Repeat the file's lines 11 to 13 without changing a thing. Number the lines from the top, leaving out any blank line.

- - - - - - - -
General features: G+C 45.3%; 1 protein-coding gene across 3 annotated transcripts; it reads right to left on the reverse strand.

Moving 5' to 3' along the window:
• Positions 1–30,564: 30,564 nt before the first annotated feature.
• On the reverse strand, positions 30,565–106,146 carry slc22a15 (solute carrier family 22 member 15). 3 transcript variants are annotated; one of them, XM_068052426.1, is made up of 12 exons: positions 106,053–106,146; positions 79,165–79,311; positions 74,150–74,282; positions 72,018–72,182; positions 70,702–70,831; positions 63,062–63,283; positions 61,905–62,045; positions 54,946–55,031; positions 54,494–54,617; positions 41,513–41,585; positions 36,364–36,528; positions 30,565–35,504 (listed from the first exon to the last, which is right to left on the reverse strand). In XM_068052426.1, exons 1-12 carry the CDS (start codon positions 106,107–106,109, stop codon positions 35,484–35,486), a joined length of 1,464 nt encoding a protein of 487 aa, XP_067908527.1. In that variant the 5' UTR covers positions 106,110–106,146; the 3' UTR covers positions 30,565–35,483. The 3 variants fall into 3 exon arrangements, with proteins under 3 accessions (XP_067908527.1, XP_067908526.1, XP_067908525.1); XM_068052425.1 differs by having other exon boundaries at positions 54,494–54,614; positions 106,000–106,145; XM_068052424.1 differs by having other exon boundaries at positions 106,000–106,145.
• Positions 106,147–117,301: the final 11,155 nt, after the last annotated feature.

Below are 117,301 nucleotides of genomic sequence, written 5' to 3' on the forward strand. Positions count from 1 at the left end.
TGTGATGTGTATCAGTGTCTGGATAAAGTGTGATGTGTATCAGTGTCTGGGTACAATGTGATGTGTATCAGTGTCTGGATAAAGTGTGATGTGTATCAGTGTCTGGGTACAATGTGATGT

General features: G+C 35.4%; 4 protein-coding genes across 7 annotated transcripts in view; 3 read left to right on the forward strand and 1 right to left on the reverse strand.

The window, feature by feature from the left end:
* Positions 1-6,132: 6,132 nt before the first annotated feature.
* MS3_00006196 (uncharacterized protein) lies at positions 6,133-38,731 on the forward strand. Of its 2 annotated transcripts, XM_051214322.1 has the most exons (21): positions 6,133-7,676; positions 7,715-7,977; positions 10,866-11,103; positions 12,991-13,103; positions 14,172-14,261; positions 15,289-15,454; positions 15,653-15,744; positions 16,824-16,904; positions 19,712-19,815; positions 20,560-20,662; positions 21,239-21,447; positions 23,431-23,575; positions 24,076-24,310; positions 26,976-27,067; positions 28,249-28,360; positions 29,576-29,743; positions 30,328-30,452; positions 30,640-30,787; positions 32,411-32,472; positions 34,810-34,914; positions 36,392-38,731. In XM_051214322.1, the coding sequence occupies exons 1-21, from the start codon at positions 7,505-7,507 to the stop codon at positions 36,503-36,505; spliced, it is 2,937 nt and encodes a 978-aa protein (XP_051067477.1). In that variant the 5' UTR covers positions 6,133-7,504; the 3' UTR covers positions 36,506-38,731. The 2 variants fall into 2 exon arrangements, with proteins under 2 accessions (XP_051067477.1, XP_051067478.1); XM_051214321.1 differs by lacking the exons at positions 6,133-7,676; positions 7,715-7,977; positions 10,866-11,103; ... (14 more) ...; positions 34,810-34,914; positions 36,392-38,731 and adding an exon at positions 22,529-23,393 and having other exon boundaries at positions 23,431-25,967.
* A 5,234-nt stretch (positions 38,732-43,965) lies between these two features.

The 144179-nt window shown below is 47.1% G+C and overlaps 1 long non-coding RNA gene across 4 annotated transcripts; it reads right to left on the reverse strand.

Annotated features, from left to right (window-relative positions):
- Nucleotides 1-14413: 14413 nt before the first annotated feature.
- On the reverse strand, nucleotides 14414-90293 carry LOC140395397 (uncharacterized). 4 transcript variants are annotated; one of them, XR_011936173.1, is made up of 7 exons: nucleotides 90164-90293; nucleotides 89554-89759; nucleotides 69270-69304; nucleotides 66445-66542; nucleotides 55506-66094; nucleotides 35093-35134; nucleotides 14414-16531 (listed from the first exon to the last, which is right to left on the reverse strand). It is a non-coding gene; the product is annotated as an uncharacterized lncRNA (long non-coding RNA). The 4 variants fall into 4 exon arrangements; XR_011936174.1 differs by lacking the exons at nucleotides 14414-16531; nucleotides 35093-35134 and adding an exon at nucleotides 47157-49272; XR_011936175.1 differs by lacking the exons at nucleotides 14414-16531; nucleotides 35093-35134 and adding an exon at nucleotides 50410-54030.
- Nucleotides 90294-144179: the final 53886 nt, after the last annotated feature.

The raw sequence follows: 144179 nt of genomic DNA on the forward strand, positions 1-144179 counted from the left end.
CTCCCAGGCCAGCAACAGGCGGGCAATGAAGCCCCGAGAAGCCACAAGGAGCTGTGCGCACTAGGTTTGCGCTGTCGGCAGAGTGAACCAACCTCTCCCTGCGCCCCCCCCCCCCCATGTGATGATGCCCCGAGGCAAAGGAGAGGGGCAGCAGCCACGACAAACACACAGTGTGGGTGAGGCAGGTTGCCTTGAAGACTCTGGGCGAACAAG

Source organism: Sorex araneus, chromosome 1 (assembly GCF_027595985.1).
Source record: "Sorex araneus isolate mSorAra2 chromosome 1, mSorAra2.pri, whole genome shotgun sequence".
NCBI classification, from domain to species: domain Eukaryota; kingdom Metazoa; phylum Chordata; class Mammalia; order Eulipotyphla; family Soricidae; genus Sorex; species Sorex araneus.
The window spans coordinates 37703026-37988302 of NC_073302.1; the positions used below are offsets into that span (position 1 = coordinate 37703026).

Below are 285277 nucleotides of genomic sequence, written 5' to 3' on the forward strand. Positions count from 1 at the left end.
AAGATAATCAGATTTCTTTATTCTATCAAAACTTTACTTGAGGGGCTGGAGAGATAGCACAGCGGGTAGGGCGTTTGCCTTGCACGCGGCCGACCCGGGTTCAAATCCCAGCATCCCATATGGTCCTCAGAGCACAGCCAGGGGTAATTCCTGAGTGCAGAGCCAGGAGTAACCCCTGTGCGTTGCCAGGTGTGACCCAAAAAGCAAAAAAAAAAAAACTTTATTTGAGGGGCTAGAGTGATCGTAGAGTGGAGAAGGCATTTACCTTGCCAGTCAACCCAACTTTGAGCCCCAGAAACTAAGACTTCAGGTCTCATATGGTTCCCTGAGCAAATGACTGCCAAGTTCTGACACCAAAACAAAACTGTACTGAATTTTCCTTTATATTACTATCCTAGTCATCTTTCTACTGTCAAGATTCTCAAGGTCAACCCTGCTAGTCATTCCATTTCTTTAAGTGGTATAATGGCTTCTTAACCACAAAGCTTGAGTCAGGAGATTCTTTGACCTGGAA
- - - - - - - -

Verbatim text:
* MS3_00006196 (uncharacterized protein) lies at positions 6,133-38,731 on the forward strand. Of its 2 annotated transcripts, XM_051214322.1 has the most exons (21): positions 6,133-7,676; positions 7,715-7,977; positions 10,866-11,103; positions 12,991-13,103; positions 14,172-14,261; positions 15,289-15,454; positions 15,653-15,744; positions 16,824-16,904; positions 19,712-19,815; positions 20,560-20,662; positions 21,239-21,447; positions 23,431-23,575; positions 24,076-24,310; positions 26,976-27,067; positions 28,249-28,360; positions 29,576-29,743; positions 30,328-30,452; positions 30,640-30,787; positions 32,411-32,472; positions 34,810-34,914; positions 36,392-38,731. In XM_051214322.1, the coding sequence occupies exons 1-21, from the start codon at positions 7,505-7,507 to the stop codon at positions 36,503-36,505; spliced, it is 2,937 nt and encodes a 978-aa protein (XP_051067477.1). In that variant the 5' UTR covers positions 6,133-7,504; the 3' UTR covers positions 36,506-38,731. The 2 variants fall into 2 exon arrangements, with proteins under 2 accessions (XP_051067477.1, XP_051067478.1); XM_051214321.1 differs by lacking the exons at positions 6,133-7,676; positions 7,715-7,977; positions 10,866-11,103; ... (14 more) ...; positions 34,810-34,914; positions 36,392-38,731 and adding an exon at positions 22,529-23,393 and having other exon boundaries at positions 23,431-25,967.
* A 5,234-nt stretch (positions 38,732-43,965) lies between these two features.

The 144179-nt window shown below is 47.1% G+C and overlaps 1 long non-coding RNA gene across 4 annotated transcripts; it reads right to left on the reverse strand.